When someone you know suffers a loss you may want to reach out or talk to them. Offering condolences for a loss is a kind and natural reaction. But there’s a good chance you’ve hesitated before saying anything and thought “what to say to someone grieving?”.
Don’t worry. You’re definitely not alone. Knowing what to say when someone has died isn’t something you just have built in.
It can be so difficult trying to find the perfect words to comfort those grieving. So much so many will actually avoid doing so.
It’s not uncommon to see people do all they can to steer clear of what is an uncomfortable conversation. (It’s well established we find others grieving uncomfortable). Or with little empathy who will just say anything without caring how it sounds or the effect it has on those mourning a loss.
The fact that you’re reading this shows you’ve gone to the trouble of trying to say the right thing and avoid the wrong things that may cause more upset.
But everyone will respond to and need different things to help them when dealing with a loss.
So what we write or say when someone is grieving needs to take that into account. Think of the type of person they are, how they lost their loved one, what you know they like and dislike.
There are however some well known things you can say that should help to offer comfort and express your sympathy in any situation.
Use the examples provided here and this guide to help you with comforting anyone who is grieving a loss.
What to Say to Someone Grieving
If you would just like some examples of the sort of comforting words you can say when someone is grieving then the messages below should be perfect.
- I am deeply sorry for your loss
- You and your family will be in my thoughts and prayers
- If you need someone to talk to then I can be there for you
- I wish my words could do more to help and take away your pain but I will be thinking of you
- I was shocked and saddened to learn of your loss. Please don’t hesitate to get in touch if you need anything or are struggling
- If there was anything I could do to help you know I would. I hope my words and knowing you aren’t alone will offer some comfort
- You have all my love and support during such a difficult time
- I am going to miss ______ so much. He/she was a wonderful and special person
- I can’t begin to imagine just how hard this must be. I am always here if you need need me
- ______ will be so very missed. They were such a warm and amazing spirit
If you want a more thorough, in-depth guide of how and what to say, why you should say it, and what not to say, then carry on below.
Offer your Condolences
Probably the easiest but one of the most important things to do when someone is grieving is to show your sympathy by acknowledging their loss. You don’t have to go over the top or make any sort of grand gesture but just simply say how sorry you are for their loss. The examples above are a good place to start if you aren’t sure what to say.
Listen and Let Them Talk
Listening to those grieving is just as important as knowing what to say.
When you suffer a loss it leaves you bewildered, frightened and confused. Those swirling emotions can become unbearable and being able to talk and try to make some sense of what’s happening is hugely beneficial (and often vital).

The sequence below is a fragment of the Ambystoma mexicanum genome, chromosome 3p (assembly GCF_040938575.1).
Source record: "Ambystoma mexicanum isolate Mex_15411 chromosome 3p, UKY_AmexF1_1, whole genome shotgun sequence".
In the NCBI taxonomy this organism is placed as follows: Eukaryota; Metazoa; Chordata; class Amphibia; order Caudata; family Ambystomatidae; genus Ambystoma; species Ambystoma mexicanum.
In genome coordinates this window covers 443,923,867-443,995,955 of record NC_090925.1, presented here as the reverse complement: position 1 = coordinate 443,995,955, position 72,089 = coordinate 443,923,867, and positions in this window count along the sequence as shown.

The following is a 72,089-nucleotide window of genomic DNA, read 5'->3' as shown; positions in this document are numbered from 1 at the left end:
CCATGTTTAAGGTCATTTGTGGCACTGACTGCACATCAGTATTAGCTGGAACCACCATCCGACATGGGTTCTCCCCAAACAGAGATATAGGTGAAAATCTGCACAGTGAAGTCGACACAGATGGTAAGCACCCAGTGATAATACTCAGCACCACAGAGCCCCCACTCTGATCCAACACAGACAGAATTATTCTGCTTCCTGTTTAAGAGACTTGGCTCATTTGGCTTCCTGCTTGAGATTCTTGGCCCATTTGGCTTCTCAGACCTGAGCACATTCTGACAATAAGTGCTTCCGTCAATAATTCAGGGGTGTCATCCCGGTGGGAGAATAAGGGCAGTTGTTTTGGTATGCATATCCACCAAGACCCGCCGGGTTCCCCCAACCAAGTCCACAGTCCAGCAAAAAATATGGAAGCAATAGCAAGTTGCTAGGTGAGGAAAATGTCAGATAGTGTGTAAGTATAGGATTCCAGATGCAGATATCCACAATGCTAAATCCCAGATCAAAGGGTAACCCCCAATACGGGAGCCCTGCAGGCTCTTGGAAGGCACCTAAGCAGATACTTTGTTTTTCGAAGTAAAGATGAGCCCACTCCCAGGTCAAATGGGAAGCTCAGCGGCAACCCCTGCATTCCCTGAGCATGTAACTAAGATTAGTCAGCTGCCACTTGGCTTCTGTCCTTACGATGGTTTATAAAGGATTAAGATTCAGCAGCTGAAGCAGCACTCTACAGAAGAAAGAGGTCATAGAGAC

So being the person who is there to listen without judgement and let the bereaved talk is an extremely important role. Let them pour out their fears, ask why it happened, go through the horrible thoughts they’ve been dealing with and generally try to get some understanding.
What you say can be as simple as “how are you feeling?” or “do you want to talk?”. Make it clear you’re happy to listen to whatever it is they want to talk about whenever they feel ready. It’ll be one of the best ways you can help them.
Depending on how well you knew the deceased sharing memories you have of them or anecdotes about their life can be a touching and uplifting way to talk and remember them.
It can be as simple as “I will never forget your mothers warmth and generosity” through to a longer story involving the deceased. Remember to stay positive though and talk about the good memories you have.
Losing someone is scary. And so is grieving. These are emotions and feelings the bereaved may never have felt before.
Emotions that can feel overwhelming and terrifying. So having people around them for comfort and support is really important.
What you should do and say when they’re struggling with how they’re feeling and the grief they’re experiencing is to reassure them. Let them know what they’re feeling is normal and expected.
Grief affects everyone differently and there isn’t a right or wrong way to go through it. Being reminded or told that is in itself reassuring.
You can’t make the pain go away or bring back their loved one. But you can try to help them through the worst of their grief by being a reassuring presence who is there to tell them it’s ok to cry, to scream, break down or even feel nothing at all.
Offer to Help
When someone is grieving one of the most helpful things you can do is to offer to help in some way.
But a mistake that’s commonly made when talking to those grieving is asking what they need. On the face of it this might seem like the right thing to be doing – offering your assistance or support for whatever they’re struggling with.
The problem with asking someone grieving what they need or would like is it put the emphasis on them. A lot of people don’t like to ask for things or worry about coming across like they’re being a nuisance or burden to their friends and family.